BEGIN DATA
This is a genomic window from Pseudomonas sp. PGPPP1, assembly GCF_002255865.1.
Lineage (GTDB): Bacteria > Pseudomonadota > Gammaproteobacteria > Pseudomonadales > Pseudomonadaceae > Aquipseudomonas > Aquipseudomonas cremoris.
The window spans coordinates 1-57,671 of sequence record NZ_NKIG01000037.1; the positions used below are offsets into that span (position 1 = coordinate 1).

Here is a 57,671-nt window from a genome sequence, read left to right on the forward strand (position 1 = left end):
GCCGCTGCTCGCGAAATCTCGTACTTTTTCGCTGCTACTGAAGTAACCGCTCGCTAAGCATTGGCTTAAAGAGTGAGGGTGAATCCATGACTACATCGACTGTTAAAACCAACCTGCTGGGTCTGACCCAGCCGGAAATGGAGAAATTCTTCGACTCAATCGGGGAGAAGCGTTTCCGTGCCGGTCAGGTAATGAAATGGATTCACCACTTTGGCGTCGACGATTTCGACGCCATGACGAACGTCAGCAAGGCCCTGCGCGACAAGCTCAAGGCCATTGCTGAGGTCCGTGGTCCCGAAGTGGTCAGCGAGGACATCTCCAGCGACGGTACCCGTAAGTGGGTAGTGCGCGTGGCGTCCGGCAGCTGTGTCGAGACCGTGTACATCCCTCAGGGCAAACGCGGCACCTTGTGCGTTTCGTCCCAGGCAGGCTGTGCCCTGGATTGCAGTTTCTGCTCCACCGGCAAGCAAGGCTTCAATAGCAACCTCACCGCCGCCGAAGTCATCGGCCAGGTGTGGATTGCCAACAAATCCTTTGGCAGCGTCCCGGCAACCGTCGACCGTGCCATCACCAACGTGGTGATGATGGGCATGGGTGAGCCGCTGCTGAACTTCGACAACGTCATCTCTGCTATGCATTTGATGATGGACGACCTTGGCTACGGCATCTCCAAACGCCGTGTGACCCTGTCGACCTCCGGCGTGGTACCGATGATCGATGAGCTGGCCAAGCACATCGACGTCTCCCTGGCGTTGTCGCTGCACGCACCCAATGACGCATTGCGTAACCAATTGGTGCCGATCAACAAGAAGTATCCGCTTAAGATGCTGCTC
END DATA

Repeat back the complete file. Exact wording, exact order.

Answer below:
This is a genomic window from Pseudomonas sp. PGPPP1, assembly GCF_002255865.1.
Lineage (GTDB): Bacteria > Pseudomonadota > Gammaproteobacteria > Pseudomonadales > Pseudomonadaceae > Aquipseudomonas > Aquipseudomonas cremoris.
The window spans coordinates 1-57,671 of sequence record NZ_NKIG01000037.1; the positions used below are offsets into that span (position 1 = coordinate 1).

Here is a 57,671-nt window from a genome sequence, read left to right on the forward strand (position 1 = left end):
GCCGCTGCTCGCGAAATCTCGTACTTTTTCGCTGCTACTGAAGTAACCGCTCGCTAAGCATTGGCTTAAAGAGTGAGGGTGAATCCATGACTACATCGACTGTTAAAACCAACCTGCTGGGTCTGACCCAGCCGGAAATGGAGAAATTCTTCGACTCAATCGGGGAGAAGCGTTTCCGTGCCGGTCAGGTAATGAAATGGATTCACCACTTTGGCGTCGACGATTTCGACGCCATGACGAACGTCAGCAAGGCCCTGCGCGACAAGCTCAAGGCCATTGCTGAGGTCCGTGGTCCCGAAGTGGTCAGCGAGGACATCTCCAGCGACGGTACCCGTAAGTGGGTAGTGCGCGTGGCGTCCGGCAGCTGTGTCGAGACCGTGTACATCCCTCAGGGCAAACGCGGCACCTTGTGCGTTTCGTCCCAGGCAGGCTGTGCCCTGGATTGCAGTTTCTGCTCCACCGGCAAGCAAGGCTTCAATAGCAACCTCACCGCCGCCGAAGTCATCGGCCAGGTGTGGATTGCCAACAAATCCTTTGGCAGCGTCCCGGCAACCGTCGACCGTGCCATCACCAACGTGGTGATGATGGGCATGGGTGAGCCGCTGCTGAACTTCGACAACGTCATCTCTGCTATGCATTTGATGATGGACGACCTTGGCTACGGCATCTCCAAACGCCGTGTGACCCTGTCGACCTCCGGCGTGGTACCGATGATCGATGAGCTGGCCAAGCACATCGACGTCTCCCTGGCGTTGTCGCTGCACGCACCCAATGACGCATTGCGTAACCAATTGGTGCCGATCAACAAGAAGTATCCGCTTAAGATGCTGCTC